Winds high in stratosphere affect deep ocean currents

Evidence has emerged that changes in the winds high up in the stratosphere have a powerful effect on ocean currents a mile below the surface.

Periodic changes in winds 15 to 30 miles high affect what the University of Utah  researchers call an Achilles heel in the North Atlantic, altering ocean circulation patterns and thus the Earth’s climate.

“It is not new that the stratosphere impacts the troposphere,” says professor Thomas Reichler. “It also is not new that the troposphere impacts the ocean. But now we actually demonstrated an entire link between the stratosphere, the troposphere and the ocean.”

The team used weather observations and 4,000 years worth of supercomputer simulations of weather to show a surprising association between decade-scale, periodic changes in stratospheric wind patterns known as the polar vortex, and similar rhythmic changes in deep-sea circulation patterns.

First, they found, ‘stratospheric sudden warming’ events occur when temperatures rise and 80mph polar vortex winds encircling the Artic suddenly weaken or even change direction. The changes last for up to 60 days, giving time for their effects to propagate down through the atmosphere to the ocean.

Meanwhile, the winds affect the speed of the Atlantic circulation pattern – known as Atlantic Meridional Overturning Circulation – which influences the world’s oceans by moving water around the planet.

Sometimes, both events happen several years in a row in one decade – and then not for another ten years.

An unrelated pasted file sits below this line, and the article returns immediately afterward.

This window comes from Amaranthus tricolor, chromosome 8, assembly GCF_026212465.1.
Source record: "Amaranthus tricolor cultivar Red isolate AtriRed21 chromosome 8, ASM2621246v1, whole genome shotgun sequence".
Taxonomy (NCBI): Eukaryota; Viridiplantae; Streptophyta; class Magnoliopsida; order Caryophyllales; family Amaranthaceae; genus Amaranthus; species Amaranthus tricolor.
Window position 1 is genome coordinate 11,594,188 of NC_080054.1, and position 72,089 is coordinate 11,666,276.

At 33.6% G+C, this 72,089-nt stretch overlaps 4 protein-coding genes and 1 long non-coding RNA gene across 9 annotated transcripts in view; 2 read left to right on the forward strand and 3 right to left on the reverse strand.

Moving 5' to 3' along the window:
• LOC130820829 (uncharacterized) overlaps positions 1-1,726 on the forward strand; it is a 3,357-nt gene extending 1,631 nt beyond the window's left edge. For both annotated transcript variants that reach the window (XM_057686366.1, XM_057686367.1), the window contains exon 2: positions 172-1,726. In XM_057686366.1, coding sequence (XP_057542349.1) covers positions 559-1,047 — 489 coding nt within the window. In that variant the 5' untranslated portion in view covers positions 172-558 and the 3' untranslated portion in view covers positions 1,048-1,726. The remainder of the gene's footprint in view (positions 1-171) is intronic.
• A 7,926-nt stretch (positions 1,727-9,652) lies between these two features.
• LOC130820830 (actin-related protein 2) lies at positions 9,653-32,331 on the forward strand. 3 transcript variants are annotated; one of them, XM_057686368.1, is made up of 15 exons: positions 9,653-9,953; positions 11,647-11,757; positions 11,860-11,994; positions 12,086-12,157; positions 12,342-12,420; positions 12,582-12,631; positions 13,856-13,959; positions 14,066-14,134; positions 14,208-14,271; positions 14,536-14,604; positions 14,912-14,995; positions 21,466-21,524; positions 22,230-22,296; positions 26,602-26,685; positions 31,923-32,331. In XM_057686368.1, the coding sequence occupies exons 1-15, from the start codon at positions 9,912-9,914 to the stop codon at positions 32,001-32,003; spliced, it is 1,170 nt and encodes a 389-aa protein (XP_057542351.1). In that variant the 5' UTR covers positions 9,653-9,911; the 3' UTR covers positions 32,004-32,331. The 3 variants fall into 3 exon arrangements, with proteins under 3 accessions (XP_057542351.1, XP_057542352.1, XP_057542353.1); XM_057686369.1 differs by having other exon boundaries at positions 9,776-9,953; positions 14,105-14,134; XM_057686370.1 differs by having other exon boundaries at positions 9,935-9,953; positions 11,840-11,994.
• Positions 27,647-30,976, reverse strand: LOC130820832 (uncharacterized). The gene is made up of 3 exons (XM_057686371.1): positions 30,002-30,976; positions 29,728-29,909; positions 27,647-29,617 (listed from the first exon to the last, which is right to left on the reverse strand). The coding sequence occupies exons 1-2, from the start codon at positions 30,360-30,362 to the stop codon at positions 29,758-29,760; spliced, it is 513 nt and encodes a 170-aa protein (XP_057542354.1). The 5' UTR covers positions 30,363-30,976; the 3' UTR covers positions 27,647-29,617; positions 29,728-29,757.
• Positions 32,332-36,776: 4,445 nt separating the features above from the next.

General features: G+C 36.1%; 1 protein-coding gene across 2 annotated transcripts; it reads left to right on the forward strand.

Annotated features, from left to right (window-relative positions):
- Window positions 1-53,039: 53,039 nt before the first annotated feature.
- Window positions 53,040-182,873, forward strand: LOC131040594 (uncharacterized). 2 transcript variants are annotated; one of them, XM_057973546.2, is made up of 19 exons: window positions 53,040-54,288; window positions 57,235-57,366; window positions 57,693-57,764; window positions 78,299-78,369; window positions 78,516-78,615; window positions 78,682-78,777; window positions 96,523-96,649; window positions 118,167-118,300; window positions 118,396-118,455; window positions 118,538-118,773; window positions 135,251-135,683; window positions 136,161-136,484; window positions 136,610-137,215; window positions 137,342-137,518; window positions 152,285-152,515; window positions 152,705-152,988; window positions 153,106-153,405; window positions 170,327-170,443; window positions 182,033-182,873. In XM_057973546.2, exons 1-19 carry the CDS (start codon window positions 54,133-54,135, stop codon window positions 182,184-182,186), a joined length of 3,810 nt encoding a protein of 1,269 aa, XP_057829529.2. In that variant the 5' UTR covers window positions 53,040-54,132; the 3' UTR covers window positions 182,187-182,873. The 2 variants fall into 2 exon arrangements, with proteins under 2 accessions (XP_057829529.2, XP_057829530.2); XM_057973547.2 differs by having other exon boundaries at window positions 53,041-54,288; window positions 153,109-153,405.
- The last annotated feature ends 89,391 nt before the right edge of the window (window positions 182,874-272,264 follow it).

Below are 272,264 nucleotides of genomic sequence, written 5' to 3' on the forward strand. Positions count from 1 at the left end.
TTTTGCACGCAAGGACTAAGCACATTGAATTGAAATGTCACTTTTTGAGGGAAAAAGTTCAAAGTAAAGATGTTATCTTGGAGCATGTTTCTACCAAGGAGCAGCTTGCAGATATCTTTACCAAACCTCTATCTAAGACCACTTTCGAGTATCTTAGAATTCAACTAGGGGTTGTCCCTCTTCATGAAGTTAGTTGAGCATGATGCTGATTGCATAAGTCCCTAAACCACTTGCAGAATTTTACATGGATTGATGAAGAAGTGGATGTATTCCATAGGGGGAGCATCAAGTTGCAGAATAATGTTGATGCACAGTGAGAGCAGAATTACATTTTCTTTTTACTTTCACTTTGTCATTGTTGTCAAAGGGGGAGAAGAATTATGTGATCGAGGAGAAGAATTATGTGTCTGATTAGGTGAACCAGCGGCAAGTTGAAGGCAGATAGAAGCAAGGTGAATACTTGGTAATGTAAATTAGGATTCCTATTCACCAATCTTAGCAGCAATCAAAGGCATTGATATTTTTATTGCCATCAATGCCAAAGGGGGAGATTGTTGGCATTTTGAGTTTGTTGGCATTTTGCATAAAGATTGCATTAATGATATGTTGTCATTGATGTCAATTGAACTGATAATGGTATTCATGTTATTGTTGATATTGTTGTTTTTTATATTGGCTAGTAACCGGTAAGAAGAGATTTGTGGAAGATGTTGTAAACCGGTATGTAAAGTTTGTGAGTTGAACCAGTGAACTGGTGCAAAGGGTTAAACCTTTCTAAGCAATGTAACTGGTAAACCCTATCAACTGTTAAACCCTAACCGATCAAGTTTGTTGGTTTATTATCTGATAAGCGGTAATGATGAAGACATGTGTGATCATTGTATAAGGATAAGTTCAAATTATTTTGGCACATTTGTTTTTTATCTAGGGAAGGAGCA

Key to the effect is a region south of Greenland called the downwelling region, where water can get cold and salty enough – and thus dense enough – to start sinking.

“This area where downwelling occurs is quite susceptible to cooling or warming from the troposphere,” says Reichler. “If the water is close to becoming heavy enough to sink, then even small additional amounts of heating or cooling from the atmosphere may be imported to the ocean and either trigger downwelling events or delay them.”

The team’s simulations show a decadal on-off pattern of correlated changes in the polar vortex, atmospheric pressure oscillations over the North Atlantic and changes in sea circulation more than a mile beneath the waves.

“If we as humans modify the stratosphere, it may – through the chain of events we demonstrate in this study – also impact the ocean circulation. Good examples of how we modify the stratosphere are the ozone hole, and also fossil-fuel burning that adds carbon dioxide to the stratosphere,” says Reichler.

“These changes to the stratosphere can alter the ocean, and any change to the ocean is extremely important to global climate.”